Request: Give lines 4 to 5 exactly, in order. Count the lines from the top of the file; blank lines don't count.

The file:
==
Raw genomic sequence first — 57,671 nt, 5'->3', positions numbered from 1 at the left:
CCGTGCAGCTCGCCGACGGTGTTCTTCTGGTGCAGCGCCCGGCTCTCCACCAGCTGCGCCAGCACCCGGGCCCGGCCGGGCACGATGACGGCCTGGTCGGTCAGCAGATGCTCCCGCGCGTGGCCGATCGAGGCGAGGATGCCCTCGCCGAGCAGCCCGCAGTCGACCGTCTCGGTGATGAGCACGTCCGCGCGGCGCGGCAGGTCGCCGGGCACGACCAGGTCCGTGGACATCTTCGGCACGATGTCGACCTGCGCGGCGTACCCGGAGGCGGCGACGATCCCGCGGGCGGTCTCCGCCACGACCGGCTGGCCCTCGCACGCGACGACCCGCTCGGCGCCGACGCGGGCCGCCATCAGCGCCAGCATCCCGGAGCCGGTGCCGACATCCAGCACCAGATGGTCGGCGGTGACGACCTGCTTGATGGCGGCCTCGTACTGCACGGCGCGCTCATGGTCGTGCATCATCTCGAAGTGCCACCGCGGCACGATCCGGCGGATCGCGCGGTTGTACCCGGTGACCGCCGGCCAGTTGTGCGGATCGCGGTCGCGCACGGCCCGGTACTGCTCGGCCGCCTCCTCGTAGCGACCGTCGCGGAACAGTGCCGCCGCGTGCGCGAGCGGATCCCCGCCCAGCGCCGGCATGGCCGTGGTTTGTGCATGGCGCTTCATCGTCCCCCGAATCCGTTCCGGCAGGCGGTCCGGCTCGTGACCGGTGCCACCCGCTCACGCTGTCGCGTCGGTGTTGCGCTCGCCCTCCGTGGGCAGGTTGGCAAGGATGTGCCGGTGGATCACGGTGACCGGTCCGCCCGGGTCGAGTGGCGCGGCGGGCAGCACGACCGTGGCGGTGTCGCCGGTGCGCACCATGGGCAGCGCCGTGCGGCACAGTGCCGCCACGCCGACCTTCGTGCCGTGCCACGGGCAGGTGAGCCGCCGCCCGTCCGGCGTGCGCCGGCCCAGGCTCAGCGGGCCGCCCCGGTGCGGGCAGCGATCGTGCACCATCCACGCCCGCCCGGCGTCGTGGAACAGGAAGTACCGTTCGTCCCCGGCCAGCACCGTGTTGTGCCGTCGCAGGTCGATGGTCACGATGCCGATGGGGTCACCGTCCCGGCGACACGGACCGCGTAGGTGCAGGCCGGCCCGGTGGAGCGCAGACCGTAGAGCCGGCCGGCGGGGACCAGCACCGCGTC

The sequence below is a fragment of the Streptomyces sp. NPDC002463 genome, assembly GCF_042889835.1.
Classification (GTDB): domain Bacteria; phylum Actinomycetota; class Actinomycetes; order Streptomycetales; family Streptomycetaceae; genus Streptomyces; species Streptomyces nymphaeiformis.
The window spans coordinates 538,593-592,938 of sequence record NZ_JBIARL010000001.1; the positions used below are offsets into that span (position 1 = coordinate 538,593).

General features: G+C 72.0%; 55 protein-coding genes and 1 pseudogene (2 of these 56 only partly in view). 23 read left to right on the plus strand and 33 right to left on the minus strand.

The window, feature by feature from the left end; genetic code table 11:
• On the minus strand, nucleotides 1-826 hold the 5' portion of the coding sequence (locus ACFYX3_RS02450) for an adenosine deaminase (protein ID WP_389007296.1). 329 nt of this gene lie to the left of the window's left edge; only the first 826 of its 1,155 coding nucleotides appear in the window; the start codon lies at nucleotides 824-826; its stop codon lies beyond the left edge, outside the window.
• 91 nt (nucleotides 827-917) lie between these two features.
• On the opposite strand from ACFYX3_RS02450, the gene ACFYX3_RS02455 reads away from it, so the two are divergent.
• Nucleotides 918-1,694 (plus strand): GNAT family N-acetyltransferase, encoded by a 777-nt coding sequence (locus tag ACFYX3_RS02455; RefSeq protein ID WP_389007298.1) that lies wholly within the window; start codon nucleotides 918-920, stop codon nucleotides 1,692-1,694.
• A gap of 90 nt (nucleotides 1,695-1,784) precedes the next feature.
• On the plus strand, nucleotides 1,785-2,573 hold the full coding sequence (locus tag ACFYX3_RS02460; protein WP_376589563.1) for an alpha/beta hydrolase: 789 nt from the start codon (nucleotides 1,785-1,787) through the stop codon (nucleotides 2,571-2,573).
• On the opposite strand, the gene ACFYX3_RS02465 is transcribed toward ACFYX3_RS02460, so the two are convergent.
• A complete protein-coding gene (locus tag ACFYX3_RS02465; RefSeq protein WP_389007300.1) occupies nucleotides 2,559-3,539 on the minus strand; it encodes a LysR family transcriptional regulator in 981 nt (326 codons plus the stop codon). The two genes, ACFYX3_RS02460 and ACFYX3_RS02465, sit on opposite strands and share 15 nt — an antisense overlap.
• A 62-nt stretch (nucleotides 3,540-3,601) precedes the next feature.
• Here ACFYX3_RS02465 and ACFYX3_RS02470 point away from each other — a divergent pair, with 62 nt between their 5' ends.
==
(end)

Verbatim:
Classification (GTDB): domain Bacteria; phylum Actinomycetota; class Actinomycetes; order Streptomycetales; family Streptomycetaceae; genus Streptomyces; species Streptomyces nymphaeiformis.
The window spans coordinates 538,593-592,938 of sequence record NZ_JBIARL010000001.1; the positions used below are offsets into that span (position 1 = coordinate 538,593).